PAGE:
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A Very Long Engagement (Sous-titres français)


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Product Details

  • Actors: Gaspard Ulliel, Jean-Pierre Becker, Dominique Bettenfeld, Clovis Cornillac, Marion Cotillard
  • Directors: Jean-pierre Jeunet
  • Writers: Jean-pierre Jeunet, Guillaume Laurant
  • Format: Closed-captioned, Color, DVD-Video, NTSC, Subtitled, Widescreen
  • Language: French, German
  • Subtitles: English, Spanish, French
  • Region: Region 1 (US and Canada This DVD will probably NOT be viewable in other countries. Read more about DVD formats.)
  • Aspect Ratio: 1.78:1
  • Number of discs: 2
  • Canadian Home Video Rating : Ages 18 and over
  • MPAA Rating: R
  • Studio: Warner Bros. Home Video
  • Release Date: July 12 2005
  • Run Time: 133 minutes
  • Average Customer Review: 4.1 out of 5 stars  See all reviews (9 customer reviews)
  • ASIN: B0007Z0NYQ
  • Amazon Bestsellers Rank: #16,256 in DVD (See Top 100 in DVD)

Product Description

Product Description

Very Long Engagement, A (Dbl DVD) (WS)

Amazon.ca

Both epic and intimate, A Very Long Engagement reunites Audrey Tautou and Jean-Pierre Jeunet, the star and director of the hugely popular Amelie. A young woman named Mathilde (Tautou, Happenstance)separated from her lover by World War I refuses to believe he's been killed and launches an investigation into his fate--an investigation that spins in all directions, creating dozens of miniature stories (including that of an Italian prostitute avenging the death of her own lover by elaborate means) that shift to and fro in time. The dazzling curlicues of narrative put brutality and tenderness back to back, shifting between crushing inevitabilities and miraculous rescues with deft storytelling skill and the lush visual style of the director of Delicatessen and The City of Lost Children. Through it all, Tautou--fierce and luminous--anchors the movie effortlessly. She's among the most emotionally engaging actresses in cinema, with the kind of expressive beauty that transcends language. A gorgeous, far-reaching film; the huge cast also includes Jodie Foster (The Silence of the Lambs), Gaspard Ulliel (Strayed), and Dominique Pinon (Alien: Resurrection). --Bret Fetzer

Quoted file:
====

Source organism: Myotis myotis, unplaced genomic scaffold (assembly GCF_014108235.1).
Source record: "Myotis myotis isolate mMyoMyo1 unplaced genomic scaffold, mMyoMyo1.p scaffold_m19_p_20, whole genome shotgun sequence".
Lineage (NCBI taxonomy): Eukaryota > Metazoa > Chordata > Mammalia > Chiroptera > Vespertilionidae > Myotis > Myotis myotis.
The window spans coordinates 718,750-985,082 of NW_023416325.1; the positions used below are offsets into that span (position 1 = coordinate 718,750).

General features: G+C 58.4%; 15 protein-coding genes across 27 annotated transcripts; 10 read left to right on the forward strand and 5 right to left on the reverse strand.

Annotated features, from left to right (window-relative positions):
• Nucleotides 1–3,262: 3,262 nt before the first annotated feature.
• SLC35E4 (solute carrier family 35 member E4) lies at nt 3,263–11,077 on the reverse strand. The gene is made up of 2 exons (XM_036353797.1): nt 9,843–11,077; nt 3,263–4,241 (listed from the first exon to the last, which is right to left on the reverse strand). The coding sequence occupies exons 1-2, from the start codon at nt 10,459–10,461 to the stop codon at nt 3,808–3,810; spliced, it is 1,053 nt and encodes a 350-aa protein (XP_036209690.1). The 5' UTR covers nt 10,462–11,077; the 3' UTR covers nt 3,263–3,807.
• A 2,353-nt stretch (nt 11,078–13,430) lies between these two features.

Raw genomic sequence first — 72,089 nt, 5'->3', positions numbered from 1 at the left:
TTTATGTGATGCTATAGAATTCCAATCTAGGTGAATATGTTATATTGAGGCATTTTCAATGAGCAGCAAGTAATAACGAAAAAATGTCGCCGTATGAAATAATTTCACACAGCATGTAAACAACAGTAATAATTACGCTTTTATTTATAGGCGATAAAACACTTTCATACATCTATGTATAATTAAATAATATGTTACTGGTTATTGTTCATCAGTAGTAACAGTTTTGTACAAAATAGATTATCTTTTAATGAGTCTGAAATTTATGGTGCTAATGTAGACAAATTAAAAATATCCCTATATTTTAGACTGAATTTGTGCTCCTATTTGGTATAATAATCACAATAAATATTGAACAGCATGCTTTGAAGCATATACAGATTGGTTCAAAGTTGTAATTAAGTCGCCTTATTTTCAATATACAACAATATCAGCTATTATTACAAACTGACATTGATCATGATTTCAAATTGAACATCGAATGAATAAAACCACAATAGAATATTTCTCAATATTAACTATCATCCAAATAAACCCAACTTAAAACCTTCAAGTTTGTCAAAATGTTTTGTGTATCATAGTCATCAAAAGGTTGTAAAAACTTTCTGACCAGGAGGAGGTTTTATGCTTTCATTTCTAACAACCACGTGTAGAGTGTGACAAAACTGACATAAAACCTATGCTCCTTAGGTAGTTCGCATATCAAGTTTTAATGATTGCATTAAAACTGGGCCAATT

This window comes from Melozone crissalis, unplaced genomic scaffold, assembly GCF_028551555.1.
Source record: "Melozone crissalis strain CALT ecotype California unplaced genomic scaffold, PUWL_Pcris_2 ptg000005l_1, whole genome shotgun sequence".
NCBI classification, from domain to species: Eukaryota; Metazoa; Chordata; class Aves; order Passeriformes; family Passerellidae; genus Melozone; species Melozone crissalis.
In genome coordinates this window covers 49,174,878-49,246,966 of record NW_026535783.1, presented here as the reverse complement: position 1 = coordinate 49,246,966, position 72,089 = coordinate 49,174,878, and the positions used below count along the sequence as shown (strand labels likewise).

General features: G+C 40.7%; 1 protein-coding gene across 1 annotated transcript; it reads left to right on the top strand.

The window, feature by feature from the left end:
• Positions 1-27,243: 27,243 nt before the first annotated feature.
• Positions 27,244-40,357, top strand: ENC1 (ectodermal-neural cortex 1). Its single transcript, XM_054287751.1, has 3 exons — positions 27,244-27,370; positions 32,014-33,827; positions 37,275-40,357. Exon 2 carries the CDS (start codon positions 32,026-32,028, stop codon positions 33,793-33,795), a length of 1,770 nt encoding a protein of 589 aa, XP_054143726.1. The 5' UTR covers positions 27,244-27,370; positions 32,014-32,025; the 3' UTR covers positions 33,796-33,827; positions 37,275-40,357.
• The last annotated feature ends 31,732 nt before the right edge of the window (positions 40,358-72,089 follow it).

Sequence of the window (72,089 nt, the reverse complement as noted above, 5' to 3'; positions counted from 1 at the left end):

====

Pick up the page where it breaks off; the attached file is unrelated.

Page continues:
Customer Reviews

4.1 out of 5 stars
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Most helpful customer reviews

2 of 2 people found the following review helpful By Caffe Florian on April 7 2011
Format: DVD
A very touching movie, harsh but not without hope and humour. Audrey Tatou as usual with her unique
tempo and expressive acting was fabulous. The kind of movie which leaves some scenes forever etched into your memory, in a good way.
Great acting all around, Gaspard Ulliel although had a small role was very effective in portraying the absurdity of living a war. In a few words it was a story of the balance between naivity and calculated determination. Brilliant cinematography.
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2 of 2 people found the following review helpful By Olivier Campeau on Feb. 17 2006
Format: DVD Verified Purchase
Ok i'm not a fan of love stories or romantic movies but this film is absolutly gorgeous in every way. The landscape is breathtaking, so is Audrey Tautou. Great actors, great story, Jean-pierre jeunet knows how to catch viewers attention. This movie is filled with emotions and true values. The characters are all interconnected to eachother, which makes the acting almost flawless. A must see for those who still believe in hope & safe places.
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1 of 1 people found the following review helpful By Steven Aldersley TOP 50 REVIEWER on Aug. 25 2013
Format: DVD
Most North Americans have either never heard of Audrey Tautou, or know her because she appeared in Amelie or The Da Vinci Code. The biggest hurdle is that the majority of her films are French, and I'm well aware that more than 90 percent of people can't stand subtitles. That's a shame, because Tautou is a fantastic actress. She's physically attractive, but her acting contains a depth of emotion that is even more beautiful. It's easy to root for her characters. Just look into those soulful dark eyes and see how much emotion she conveys without saying a word.